April's text in black pen:
12/6 When you talk to older people in the neighborhood, especially the ones who grew up outside the US, they say the Bug looks a lot like smallpox. Nobody believes them because there hasn't been smallpox since 1970s. Things are starting to shut down all over the city. Grand Central and the old Post Office are DCD/CERA bases now. They have their main center at Hudson Yards, and they're sheltering some people in Javits. No way I'd go in that place with 20,000 desperate sick scared people. I'm going to hunt down some staples today and hit stores looking for things people might have missed. There's an air of panic in the streets and even though I don't think there's been lot's of looting yet, there has been a lot of panic buying. I don't think there's a D battery to be had anywhere on Manhattan Island, I wonder if I can actually find a hand-crank flashlight and radio. I'm going to find out.
April's text in pencil:
(pointing to "radio") Looking back on it, I think Drew's radio literally saved my life.
CASE STUDY: YOUR MORINING COFFEE Let's yake your morning cup of coffee. What do you need to make a cup of coffee? Beans, water, a means to apply heat, and a vessel to contain the brew. If you're like most New Yorkers, that heat comes from your coffeepot, which also that vessel. So let's break it down.
Coffeee does not grow in New York, or anywhere within approximately 3,000 miles of New York. So your cup of coffee is dependent first and foremost on TRANSPORTATION NETWORKS. If you buy beans at your local coffee shop or grocery store, they probably came out of 100-point bags that arrived at a CONTAINER PORT via ship from one of the equatorial coffee-growing zones. From there, the coffee was loaded onto TRUCK that entered either over a BRIDGE or through a TUNNEL into Manhattan, where the coffee was delivered to its final destination. Along the way, the beans might have been separated into smaller 12- or 16- ounce bags for retail sale. That would take place in a warehouse, probably somewhere in Queens or New Jersey. If you buy your coffee from a larger commercial provider, bagging (or grinding and canning ) likely took place at larger factory before shipping. Either way, a lot has already happened to your beans before they get to your kitchen counter.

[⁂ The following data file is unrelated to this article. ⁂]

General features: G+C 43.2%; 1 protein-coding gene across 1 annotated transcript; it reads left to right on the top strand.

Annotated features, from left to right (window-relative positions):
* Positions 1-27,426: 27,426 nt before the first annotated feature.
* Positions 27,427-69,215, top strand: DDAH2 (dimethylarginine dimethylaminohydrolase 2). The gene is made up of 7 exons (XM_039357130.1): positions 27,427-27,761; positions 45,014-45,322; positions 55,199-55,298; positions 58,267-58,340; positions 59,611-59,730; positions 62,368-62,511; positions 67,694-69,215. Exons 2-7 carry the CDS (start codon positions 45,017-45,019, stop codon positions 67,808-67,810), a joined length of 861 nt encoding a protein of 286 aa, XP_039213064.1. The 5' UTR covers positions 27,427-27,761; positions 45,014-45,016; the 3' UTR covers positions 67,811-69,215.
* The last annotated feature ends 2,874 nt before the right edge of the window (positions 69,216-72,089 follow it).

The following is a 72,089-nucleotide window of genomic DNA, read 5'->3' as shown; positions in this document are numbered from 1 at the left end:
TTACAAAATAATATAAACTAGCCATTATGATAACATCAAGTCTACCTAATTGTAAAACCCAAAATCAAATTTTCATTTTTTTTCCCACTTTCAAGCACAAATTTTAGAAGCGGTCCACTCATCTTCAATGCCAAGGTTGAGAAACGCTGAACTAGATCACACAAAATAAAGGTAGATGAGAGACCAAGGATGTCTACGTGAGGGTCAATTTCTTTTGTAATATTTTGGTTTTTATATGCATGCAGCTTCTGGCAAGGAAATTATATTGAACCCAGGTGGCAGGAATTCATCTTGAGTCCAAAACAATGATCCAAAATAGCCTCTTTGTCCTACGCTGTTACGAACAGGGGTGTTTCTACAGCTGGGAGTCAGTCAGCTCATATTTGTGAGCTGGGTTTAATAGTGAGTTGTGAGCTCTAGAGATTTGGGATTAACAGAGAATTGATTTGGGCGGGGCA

Once your have the coffee, you also need water. New York City's WATER SUPPLY comes nto Manhattan via two large pipes, imaginatively known as Water Pipe Number 1 and Water Pipe Number 2. From there it moves through a series of smaller mains and local pipes to your faucet. Because the city's RESERVOIRS are in the Catskills, as much as 125 miles away and 300 feet above sea level, gravity provides enough water pressure to deliver water up to approximately six stories on the island of Manhattan. So if you live on the sixth floor or above,